In related news, The Center for Public Integrity collected disclosure records that revealed the judge who signed the court order requiring Verizon to give its customers’ telephone records to the NSA went to a seminar on strong executive branch powers in August 2008.

U.S. District Judge Roger Vinson attended lectures about the balance of civil liberties and national security, especially in times of terror, at the “Terrorism, Civil Liberty, & National Security” seminar sponsored by the Foundation for Research on Economics and the Environment (FREE).

Vinson began his term on the secret Foreign Intelligence Surveillance Court in 2006, and it just expired in May.

Although Americans are largely divided about whether NSA’s surveillance is warranted to protect national security, The Atlantic published a provocative article June 7 urging Americans to consider the potential abuses of power that could ensue if a dictator seizes control of our current security infrastructure in the 2016 election.

Politics writer Conor Friedersdorf said Americans are too trusting of their own leaders and too fearful of potential terror threats that may or may not be real. But he said there is one very real threat to American security: Citizens giving up our Constitutional rights and liberties to presidents we trust, creating a dangerous precedent for when someone we may not even know now inherits those same presidential powers in the future.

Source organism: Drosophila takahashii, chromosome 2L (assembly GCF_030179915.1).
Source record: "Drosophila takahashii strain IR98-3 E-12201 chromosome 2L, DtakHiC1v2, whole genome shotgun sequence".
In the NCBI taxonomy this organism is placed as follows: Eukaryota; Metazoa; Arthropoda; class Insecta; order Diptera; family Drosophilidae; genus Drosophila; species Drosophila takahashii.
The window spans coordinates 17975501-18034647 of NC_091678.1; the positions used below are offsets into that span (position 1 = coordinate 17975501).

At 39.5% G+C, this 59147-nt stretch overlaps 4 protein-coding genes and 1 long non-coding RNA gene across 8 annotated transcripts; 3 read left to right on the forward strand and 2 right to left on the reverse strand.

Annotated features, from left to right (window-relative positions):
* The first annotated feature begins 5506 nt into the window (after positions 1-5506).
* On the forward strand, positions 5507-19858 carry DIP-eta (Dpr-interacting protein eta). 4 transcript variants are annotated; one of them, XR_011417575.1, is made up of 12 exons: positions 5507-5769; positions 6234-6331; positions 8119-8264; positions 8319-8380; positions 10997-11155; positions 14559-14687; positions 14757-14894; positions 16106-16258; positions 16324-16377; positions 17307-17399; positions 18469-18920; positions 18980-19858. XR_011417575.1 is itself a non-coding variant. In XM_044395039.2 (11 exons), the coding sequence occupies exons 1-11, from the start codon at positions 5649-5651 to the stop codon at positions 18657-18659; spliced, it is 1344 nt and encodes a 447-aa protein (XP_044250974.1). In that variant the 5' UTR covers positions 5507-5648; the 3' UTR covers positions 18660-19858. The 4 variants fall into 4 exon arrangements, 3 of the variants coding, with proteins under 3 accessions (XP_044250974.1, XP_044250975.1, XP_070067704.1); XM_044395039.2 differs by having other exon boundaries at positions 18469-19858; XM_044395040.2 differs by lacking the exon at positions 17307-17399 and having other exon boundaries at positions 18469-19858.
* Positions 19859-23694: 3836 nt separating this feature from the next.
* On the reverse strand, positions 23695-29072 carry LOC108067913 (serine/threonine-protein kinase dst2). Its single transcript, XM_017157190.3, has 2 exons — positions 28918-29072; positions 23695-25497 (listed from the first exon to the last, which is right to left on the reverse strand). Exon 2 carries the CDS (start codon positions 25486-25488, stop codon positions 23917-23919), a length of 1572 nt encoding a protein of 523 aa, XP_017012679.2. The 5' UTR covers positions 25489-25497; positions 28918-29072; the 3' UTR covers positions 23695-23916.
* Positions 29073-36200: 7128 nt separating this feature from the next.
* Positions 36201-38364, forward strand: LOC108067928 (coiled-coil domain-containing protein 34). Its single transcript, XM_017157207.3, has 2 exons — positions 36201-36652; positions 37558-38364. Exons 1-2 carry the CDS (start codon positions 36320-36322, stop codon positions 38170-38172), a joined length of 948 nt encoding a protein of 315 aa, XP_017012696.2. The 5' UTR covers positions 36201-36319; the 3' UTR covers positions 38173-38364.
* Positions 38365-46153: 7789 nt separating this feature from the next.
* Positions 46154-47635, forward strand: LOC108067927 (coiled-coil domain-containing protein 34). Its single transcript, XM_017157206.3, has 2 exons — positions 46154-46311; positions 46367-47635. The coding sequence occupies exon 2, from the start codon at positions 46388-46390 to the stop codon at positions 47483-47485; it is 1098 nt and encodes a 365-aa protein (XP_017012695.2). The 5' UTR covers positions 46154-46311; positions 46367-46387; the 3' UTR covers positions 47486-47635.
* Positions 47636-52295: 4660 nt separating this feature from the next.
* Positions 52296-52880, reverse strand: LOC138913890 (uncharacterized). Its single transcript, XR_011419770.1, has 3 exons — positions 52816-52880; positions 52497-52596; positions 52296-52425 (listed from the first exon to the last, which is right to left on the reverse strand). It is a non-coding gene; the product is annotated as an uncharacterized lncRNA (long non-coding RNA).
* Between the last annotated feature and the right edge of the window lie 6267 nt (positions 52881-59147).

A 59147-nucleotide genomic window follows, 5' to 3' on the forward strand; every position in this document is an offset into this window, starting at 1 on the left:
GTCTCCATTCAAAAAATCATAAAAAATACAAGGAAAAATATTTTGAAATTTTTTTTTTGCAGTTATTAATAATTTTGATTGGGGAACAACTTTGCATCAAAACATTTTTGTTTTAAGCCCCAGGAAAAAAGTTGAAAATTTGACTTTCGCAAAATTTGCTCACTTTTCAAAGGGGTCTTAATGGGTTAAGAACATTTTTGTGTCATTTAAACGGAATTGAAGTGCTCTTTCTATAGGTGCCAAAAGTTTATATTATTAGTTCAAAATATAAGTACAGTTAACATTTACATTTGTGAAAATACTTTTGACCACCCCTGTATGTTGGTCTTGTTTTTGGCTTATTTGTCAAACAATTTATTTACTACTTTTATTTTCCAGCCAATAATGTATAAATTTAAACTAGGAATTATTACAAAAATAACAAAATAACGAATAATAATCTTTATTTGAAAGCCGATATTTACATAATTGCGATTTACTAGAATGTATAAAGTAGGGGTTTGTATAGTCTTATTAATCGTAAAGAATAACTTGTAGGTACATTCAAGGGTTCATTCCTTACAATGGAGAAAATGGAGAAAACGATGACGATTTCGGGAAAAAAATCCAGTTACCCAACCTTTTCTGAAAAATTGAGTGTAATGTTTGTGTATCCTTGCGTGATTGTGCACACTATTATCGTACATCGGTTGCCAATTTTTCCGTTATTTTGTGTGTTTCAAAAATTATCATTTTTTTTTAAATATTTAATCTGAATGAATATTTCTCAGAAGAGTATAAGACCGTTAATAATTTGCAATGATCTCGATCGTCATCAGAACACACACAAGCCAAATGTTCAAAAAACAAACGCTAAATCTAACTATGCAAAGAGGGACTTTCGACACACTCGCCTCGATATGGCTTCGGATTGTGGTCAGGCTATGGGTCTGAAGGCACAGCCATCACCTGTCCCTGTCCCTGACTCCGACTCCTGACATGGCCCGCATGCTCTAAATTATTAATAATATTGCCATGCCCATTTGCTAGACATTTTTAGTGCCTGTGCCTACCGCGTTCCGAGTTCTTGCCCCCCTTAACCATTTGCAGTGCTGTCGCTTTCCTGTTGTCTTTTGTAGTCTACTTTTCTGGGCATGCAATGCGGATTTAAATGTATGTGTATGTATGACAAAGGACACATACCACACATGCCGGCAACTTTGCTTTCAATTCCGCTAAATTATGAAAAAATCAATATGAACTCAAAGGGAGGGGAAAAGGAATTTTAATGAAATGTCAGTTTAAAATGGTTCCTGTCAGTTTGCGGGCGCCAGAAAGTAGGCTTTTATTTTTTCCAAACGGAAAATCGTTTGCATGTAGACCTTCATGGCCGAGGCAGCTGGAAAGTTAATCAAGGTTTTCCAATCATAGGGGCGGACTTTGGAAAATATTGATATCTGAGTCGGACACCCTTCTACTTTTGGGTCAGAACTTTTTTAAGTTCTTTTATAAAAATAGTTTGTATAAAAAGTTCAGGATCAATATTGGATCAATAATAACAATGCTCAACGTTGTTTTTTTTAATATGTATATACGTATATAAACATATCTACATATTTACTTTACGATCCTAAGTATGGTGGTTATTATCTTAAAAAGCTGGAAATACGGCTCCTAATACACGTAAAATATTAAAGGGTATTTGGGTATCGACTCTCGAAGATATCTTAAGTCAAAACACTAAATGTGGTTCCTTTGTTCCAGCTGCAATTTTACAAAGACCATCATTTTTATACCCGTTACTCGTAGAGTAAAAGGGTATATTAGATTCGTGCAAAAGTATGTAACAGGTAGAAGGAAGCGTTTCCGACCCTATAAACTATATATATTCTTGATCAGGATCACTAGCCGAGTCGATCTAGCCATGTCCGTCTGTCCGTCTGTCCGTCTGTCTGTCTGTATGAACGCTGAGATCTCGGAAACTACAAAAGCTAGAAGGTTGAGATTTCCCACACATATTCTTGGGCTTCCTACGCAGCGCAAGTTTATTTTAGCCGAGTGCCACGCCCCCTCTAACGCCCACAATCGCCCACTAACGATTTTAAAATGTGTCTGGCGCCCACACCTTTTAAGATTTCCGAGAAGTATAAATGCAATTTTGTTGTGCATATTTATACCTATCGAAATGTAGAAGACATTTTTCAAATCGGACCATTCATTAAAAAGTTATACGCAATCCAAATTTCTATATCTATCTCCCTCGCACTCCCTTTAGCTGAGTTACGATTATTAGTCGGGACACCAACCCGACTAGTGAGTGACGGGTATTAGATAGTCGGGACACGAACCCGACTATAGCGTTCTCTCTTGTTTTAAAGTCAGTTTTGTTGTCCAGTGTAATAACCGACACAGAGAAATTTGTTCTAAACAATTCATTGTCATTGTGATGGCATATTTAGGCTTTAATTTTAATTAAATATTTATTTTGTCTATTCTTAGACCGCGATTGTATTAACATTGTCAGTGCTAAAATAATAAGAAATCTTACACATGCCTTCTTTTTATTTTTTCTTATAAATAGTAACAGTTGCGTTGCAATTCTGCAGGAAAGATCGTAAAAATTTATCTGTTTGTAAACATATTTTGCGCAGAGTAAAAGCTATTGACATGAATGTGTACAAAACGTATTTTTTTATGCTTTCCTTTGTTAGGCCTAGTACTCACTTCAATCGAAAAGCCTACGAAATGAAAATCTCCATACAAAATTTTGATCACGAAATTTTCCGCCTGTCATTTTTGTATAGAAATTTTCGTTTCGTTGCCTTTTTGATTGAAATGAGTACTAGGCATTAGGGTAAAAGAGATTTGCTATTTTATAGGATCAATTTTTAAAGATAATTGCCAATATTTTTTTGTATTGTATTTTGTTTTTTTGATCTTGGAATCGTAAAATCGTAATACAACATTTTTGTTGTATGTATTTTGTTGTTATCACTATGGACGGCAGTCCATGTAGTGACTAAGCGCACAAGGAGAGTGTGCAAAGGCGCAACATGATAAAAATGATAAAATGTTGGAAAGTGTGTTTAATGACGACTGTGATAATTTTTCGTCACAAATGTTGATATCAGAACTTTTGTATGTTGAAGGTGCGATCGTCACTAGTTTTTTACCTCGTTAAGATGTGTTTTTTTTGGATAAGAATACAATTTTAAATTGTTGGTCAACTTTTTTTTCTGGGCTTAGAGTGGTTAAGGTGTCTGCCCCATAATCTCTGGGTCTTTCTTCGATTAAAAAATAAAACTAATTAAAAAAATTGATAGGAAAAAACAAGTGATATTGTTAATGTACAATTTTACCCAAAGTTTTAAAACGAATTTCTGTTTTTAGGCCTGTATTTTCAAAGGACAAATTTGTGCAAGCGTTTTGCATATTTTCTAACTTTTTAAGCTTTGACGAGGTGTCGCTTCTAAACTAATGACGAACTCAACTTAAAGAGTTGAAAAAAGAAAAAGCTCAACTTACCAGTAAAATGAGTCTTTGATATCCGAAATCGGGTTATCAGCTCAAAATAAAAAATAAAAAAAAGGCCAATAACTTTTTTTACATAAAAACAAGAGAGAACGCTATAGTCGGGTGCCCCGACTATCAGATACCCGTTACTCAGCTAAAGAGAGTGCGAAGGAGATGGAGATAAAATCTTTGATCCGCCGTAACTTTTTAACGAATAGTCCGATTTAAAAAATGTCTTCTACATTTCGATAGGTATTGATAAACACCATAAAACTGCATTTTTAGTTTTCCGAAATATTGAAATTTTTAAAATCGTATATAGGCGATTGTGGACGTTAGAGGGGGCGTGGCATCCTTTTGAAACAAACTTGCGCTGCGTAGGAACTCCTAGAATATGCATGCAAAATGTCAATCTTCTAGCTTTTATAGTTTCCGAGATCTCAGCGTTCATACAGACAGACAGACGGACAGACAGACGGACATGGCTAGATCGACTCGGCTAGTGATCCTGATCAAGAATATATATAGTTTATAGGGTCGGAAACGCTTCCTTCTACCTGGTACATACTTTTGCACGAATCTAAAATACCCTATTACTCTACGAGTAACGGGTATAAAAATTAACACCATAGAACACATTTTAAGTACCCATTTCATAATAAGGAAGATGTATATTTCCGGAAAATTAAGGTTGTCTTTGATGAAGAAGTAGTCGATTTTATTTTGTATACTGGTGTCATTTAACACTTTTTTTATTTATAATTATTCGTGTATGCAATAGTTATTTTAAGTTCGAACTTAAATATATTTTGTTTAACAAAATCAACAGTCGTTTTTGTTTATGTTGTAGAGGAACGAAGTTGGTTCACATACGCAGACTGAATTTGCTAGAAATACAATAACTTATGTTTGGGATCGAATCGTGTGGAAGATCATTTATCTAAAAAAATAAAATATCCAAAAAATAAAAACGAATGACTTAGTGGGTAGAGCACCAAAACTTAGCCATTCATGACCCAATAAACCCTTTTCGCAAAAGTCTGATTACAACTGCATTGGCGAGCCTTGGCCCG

“In less than four years, an unknown person will start presiding over the national-security state. He or she will be an ambitious power seeker who will guiltlessly misrepresent his or her character to appeal to different voters, lie countless times on the campaign trail, and break numerous promises while in office. That’s a best-case scenario that happens every time!”

Kara Hackett is SPJ’s Pulliam/Kilgore Freedom of Information intern, a freelance writer and a free press enthusiast. Contact her at khackett@spj.org or on Twitter: @KaraHackett.